A fling with an Africa Twin Adventure Sports

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A fling with an Africa Twin Adventure Sports

Postby Kwacky » 08 Sep 2018, 19:24

Today I got my chance to swing a leg over the new 2018 Honda Africa Twin Adventure Sport DTS. Quite a mouthful. Or the ATAS DTS for short.

Acutally I'm lying. You don't swing your leg over this bike. You stand on the peg and jump on, or put your knee on the seat and do a side swipe with your leg, or you show off your Taekwondo skills and side kick your leg over it.

This beast is tall

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Before I was given the chance to smash my shin against the metal rear grab rail Rich showed me the controls. As this is the DCT model there's no clutch. The lever on the left side is a handbrake. I was warned not to touch the handbrake when you're moving as you;ll bin it.

I was also warned not to blip the throttle when you're at the lights, as you'll end up in the side of a white van.

And to be gentle with the throttle when you pull away.

And to forget that your left foot is there.

Then you're shown the controls, which includes the buttons for gravel riding, turning off the rear ABS, the semi automatic gear selector paddles, the neutral switch, the drive switch, the mode switches, the engine braking selections, the hand heater levels, traction control levels, the horn, the indicators and load more I had forgotten because by now I was too scared to even touch the throttle for fear of binning it.

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look at all those buttons and controls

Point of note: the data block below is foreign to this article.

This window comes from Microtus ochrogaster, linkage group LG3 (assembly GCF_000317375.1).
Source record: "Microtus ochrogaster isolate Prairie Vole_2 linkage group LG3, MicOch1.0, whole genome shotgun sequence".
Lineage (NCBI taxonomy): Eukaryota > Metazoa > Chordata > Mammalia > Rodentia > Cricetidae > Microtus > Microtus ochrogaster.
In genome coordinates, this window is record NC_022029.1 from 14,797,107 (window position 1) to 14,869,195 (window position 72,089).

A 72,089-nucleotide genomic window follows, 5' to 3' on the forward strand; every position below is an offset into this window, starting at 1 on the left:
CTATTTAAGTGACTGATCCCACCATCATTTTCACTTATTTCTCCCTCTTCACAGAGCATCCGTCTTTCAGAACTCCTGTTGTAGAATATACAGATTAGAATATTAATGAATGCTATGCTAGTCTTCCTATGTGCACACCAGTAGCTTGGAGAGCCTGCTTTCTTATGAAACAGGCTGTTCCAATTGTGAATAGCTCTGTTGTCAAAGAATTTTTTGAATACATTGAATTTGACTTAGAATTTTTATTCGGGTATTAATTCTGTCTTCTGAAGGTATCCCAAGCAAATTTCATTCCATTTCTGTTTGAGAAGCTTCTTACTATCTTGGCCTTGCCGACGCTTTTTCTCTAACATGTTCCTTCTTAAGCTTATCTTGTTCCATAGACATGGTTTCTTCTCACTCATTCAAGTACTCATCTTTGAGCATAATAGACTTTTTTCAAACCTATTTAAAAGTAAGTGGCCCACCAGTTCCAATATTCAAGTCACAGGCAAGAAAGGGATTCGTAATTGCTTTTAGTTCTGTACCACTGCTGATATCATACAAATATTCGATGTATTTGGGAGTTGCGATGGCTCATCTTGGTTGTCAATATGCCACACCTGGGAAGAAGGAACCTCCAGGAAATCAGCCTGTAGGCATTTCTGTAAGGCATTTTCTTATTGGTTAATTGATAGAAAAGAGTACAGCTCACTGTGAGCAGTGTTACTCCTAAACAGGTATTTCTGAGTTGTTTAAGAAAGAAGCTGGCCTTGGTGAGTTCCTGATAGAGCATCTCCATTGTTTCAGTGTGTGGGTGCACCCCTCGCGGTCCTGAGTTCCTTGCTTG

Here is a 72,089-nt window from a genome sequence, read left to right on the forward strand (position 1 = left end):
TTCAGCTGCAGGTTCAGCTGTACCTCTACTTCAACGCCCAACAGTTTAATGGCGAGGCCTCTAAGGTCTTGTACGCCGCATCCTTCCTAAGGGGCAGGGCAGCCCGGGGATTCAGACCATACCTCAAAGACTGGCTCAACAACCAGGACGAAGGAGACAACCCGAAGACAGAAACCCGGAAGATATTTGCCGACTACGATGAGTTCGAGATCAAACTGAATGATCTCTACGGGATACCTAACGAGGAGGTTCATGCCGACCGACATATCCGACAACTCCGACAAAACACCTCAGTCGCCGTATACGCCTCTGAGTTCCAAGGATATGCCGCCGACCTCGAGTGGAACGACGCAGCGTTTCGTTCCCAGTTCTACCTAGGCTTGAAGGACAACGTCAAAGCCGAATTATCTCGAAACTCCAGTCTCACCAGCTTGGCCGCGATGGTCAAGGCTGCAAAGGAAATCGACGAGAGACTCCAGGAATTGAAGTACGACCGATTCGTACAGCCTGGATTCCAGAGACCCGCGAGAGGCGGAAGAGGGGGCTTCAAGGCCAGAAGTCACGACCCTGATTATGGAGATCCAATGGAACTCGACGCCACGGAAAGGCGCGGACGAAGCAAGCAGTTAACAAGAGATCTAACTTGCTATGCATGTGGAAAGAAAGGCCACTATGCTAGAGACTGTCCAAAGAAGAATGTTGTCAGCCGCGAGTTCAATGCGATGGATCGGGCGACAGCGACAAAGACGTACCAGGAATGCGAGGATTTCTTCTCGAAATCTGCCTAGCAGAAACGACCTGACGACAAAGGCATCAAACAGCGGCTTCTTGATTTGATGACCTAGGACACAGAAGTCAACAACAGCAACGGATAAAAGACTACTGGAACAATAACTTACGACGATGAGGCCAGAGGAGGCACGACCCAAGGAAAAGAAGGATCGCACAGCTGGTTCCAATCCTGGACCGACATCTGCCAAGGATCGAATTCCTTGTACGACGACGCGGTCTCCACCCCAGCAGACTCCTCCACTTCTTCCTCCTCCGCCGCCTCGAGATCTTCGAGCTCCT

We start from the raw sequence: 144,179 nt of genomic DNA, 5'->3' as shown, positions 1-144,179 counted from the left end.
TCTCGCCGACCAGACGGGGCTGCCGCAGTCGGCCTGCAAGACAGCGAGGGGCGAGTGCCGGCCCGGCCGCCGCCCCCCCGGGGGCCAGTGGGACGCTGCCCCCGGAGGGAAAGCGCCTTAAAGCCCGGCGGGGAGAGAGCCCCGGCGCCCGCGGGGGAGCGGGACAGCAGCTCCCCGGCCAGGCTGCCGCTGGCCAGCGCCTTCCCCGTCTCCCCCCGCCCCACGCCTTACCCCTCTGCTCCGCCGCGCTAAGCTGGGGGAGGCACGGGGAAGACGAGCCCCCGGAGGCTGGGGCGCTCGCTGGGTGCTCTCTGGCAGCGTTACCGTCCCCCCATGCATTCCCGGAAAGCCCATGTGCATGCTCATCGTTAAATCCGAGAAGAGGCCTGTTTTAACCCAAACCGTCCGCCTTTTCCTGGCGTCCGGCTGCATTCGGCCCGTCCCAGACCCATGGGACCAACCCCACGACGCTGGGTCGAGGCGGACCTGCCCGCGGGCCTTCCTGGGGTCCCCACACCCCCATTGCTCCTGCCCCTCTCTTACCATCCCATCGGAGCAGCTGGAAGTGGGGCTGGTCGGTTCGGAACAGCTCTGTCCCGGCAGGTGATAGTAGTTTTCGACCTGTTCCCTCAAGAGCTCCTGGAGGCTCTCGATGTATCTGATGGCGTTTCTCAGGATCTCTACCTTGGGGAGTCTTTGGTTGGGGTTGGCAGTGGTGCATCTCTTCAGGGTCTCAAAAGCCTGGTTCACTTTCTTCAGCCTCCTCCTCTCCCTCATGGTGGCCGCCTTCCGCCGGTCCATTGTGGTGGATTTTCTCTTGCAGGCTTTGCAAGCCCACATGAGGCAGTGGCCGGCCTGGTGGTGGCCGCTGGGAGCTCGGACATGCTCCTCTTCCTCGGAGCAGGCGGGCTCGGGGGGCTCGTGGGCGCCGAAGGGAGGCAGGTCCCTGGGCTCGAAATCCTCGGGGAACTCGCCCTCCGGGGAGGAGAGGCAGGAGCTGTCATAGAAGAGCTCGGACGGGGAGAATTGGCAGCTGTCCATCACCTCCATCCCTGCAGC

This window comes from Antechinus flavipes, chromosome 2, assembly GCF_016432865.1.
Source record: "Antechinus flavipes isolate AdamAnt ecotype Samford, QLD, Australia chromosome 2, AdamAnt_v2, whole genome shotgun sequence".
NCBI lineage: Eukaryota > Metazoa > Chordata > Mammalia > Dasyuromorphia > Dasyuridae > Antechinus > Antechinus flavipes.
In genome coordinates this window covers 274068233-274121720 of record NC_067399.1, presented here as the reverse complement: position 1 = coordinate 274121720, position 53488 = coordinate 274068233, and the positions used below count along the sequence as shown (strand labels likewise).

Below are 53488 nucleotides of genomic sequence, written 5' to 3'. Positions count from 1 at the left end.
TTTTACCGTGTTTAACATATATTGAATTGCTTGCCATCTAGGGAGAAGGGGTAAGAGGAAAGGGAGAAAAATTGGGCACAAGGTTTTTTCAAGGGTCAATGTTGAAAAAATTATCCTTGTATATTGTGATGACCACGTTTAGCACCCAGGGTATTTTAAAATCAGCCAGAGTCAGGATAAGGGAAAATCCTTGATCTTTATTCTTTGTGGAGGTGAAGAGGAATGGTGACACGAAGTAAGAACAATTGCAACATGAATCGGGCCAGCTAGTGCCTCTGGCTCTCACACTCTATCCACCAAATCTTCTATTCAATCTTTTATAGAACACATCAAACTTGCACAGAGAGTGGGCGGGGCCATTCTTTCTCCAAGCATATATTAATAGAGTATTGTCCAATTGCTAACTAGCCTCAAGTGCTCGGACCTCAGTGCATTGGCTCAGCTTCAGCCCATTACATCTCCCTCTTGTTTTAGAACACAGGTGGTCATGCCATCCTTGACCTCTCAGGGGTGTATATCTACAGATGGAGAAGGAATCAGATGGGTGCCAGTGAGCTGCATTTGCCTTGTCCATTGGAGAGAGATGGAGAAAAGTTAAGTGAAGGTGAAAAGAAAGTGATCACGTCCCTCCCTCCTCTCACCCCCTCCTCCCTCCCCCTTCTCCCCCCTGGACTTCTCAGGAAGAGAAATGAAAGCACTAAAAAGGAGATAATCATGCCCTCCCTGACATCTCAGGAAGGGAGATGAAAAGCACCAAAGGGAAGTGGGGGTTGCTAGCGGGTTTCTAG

Did I mention the height? The seat had been lowered to its lowest setting. Honda do a lower seat as an option. I'm just under 6 foot and I struggled to get on the bike. I'm sure there's a knack to it.

Once on I managed to swing the bike to my right foot, flick the side stand up and gentle pull away. This bike is gentle on the throttle and the fly by wire gives an instant reply.

It is weird not having a clutch, especially when you come to a stop as your instinct is to grap the lever. On the other hand, or foot, a lack of a gear lever was soon forgotten.

Once on the move the height gives you an excellent view around. The screen is probably too tall for this bike, it causes a bit of turbulence. I reckon a short sports screen would be much better suited. The bars are wide giving you very good control, which the tall 21 inch front wheel mops up. This handles well with the plush suspension adding more than a supportive role to your steering requirements.

Some people have criticised this bike for having harsh suspension but it suits me. I like feedback through the bars and seat and this bike gives.

The brakes slow the big ATAS without being harsh or suggesting that you're going to get into trouble. For the opening few minutes you expect the bike to stall when you're braking, but it doesn't. The DTS is very well programmed.

Talking of which, it's weird hearing a bike making gear changes for you when all you're doing is twisting the throttle.

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The engine is a big parallel twin kicking out less than 100bhp, but it doesn't seem like it. The fuelling is really good and the engine sings when you're gassing it and rewards you with a nice chorus when you're dropping the knots. In fact, I'll stick my neck out and say from the pilot's seat this sounds better than the 1090 from KTM

This is old school Honda. Not the tech, but the build quality, design and ergonomics. The paintwork is well planned and implemented with an obvious depth to it. The seat is flat, firm and wide, but comfortable. The controls (all of them) are easy to flick a digit on and the whole bike seems well put together.